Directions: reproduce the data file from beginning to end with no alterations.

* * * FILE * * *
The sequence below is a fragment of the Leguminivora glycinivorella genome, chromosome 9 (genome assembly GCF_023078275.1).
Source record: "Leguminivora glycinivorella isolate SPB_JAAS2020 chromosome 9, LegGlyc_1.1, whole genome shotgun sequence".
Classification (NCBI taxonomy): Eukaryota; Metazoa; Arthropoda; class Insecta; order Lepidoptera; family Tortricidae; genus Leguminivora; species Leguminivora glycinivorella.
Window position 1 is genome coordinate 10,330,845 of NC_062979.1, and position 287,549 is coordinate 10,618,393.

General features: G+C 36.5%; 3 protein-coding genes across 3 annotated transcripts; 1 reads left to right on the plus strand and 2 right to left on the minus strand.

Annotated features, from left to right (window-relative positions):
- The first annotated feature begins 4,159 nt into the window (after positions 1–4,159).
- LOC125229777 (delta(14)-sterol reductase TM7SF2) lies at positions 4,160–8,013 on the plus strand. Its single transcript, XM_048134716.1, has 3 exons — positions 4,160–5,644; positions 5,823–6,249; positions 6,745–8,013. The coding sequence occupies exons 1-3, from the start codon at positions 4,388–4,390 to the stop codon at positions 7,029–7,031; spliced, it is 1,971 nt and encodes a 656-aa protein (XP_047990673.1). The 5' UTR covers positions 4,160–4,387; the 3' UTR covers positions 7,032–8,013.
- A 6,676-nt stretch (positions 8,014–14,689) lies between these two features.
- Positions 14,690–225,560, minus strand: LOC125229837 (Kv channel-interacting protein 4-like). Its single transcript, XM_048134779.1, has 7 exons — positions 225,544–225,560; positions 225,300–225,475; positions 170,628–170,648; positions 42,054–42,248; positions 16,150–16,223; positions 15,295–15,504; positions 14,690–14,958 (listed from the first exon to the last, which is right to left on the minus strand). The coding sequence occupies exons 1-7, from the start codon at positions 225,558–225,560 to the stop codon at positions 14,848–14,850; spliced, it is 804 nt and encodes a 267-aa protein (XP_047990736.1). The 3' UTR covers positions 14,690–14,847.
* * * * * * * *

The sequence below is a fragment of the Leguminivora glycinivorella genome, chromosome 9 (genome assembly GCF_023078275.1).
Source record: "Leguminivora glycinivorella isolate SPB_JAAS2020 chromosome 9, LegGlyc_1.1, whole genome shotgun sequence".
Classification (NCBI taxonomy): Eukaryota; Metazoa; Arthropoda; class Insecta; order Lepidoptera; family Tortricidae; genus Leguminivora; species Leguminivora glycinivorella.
Window position 1 is genome coordinate 10,330,845 of NC_062979.1, and position 287,549 is coordinate 10,618,393.

General features: G+C 36.5%; 3 protein-coding genes across 3 annotated transcripts; 1 reads left to right on the plus strand and 2 right to left on the minus strand.

Annotated features, from left to right (window-relative positions):
- The first annotated feature begins 4,159 nt into the window (after positions 1–4,159).
- LOC125229777 (delta(14)-sterol reductase TM7SF2) lies at positions 4,160–8,013 on the plus strand. Its single transcript, XM_048134716.1, has 3 exons — positions 4,160–5,644; positions 5,823–6,249; positions 6,745–8,013. The coding sequence occupies exons 1-3, from the start codon at positions 4,388–4,390 to the stop codon at positions 7,029–7,031; spliced, it is 1,971 nt and encodes a 656-aa protein (XP_047990673.1). The 5' UTR covers positions 4,160–4,387; the 3' UTR covers positions 7,032–8,013.
- A 6,676-nt stretch (positions 8,014–14,689) lies between these two features.
- Positions 14,690–225,560, minus strand: LOC125229837 (Kv channel-interacting protein 4-like). Its single transcript, XM_048134779.1, has 7 exons — positions 225,544–225,560; positions 225,300–225,475; positions 170,628–170,648; positions 42,054–42,248; positions 16,150–16,223; positions 15,295–15,504; positions 14,690–14,958 (listed from the first exon to the last, which is right to left on the minus strand). The coding sequence occupies exons 1-7, from the start codon at positions 225,558–225,560 to the stop codon at positions 14,848–14,850; spliced, it is 804 nt and encodes a 267-aa protein (XP_047990736.1). The 3' UTR covers positions 14,690–14,847.